But Ole Kirk would not be turned aside. One of his early plastic toys was a set of small building bricks that snapped together, first called “automatic binding bricks.” Ole Kirk was so intrigued with them that he often carried one in his pocket.

Everyone who has ever played with Lego blocks knows the secret of their success, if only intuitively. What makes Legos work is something the company calls “clutch power.” When you snap two Lego pieces together, they stay snapped. They go together with a satisfying sense of solidity, and they resist coming apart. Without adequate clutch power, you wouldn’t be able to build anything complicated. It is clutch power that makes Legos such a flexible, adaptable toy. And it is that plasticity that makes playing with Legos — in the right setting — as absorbing as reading any book or playing any video game.

People who study children and how they play can’t speak highly enough about these classic Lego elements. “The thing that is so compelling about Legos is their flexibility,” says Lynn Galle, who is the director of the 75-year-old laboratory preschool at the University of Minnesota’s well-regarded Institute of Child Development. Unlike, say, a video game, says Galle, there is no right or wrong way to play with Legos.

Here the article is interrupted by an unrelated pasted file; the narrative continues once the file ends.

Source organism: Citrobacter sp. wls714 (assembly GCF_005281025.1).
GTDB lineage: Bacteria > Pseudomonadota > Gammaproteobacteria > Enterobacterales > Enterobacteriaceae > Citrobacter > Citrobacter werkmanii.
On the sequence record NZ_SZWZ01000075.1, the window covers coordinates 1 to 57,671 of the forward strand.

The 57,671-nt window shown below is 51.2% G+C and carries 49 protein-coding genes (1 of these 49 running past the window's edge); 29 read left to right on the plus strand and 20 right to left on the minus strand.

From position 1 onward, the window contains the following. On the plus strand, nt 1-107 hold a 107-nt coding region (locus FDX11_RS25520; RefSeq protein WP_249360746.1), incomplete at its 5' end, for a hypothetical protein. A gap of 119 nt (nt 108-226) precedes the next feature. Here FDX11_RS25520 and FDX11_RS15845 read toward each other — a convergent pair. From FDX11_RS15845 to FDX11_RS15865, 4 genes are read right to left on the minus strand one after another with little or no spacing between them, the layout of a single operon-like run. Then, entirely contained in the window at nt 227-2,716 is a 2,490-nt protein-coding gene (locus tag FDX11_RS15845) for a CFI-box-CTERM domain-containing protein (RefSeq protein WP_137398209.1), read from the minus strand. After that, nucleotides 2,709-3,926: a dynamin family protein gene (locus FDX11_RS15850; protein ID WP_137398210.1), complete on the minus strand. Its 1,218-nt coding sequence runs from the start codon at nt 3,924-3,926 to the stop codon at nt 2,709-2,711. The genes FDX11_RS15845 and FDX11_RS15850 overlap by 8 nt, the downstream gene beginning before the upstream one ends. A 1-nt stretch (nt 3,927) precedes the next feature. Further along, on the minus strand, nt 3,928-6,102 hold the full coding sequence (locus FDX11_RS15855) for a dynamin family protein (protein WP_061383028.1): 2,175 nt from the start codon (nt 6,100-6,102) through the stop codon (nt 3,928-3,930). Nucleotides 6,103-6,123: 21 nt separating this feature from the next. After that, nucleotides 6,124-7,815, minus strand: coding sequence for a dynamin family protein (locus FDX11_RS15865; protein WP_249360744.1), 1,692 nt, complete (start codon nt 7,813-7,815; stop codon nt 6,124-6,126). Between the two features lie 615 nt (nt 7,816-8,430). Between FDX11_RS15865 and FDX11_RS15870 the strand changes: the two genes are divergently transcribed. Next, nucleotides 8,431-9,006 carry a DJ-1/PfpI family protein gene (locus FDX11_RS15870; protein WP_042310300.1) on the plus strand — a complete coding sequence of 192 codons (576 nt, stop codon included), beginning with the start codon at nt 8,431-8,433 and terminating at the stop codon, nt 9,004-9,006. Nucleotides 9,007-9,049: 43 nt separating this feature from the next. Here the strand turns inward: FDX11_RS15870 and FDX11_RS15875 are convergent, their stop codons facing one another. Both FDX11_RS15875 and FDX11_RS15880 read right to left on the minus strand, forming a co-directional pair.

But anyone who hasn’t looked at Lego toys since his or her own childhood is in for a rude shock. The shelves at Kmart, Target, Toys “R” Us, and Wal-Mart, aren’t stocked with bins of multicolored bricks, windows, and wheels. Indeed, the blocks sometimes can be difficult to find — crowded out by a vast array of intricate Lego kits that look more like models than open-ended play toys. Whether or not there is a “correct” way to play with Legos these days, most modern Lego kits are so elaborate that they come with a folder of step-by-step construction instructions.

Ethan, an 8-year-old boy from New England, is standing in front of a huge display of Lego kits: arctic adventurers, jungle explorers, and the Lego dinosaur adventurers — a series of toys that has particularly captivated Ethan. The boy gazes longingly at the Lego Dino Research Compound — 612 pieces. The box shows a Lego scientist in a Lego jeep in hot pursuit of a Lego T. Rex. It’s all inside the box.

Ethan is in one of Lego’s half-dozen company-run retail stores in the United States — this one in Orlando, at Downtown Disney. Ethan’s grandmother comes up holding an enormous tub of Lego bricks — 1,200 pieces. “With these,” Grandma says, “you can do whatever you want. It gives you examples right on the front.”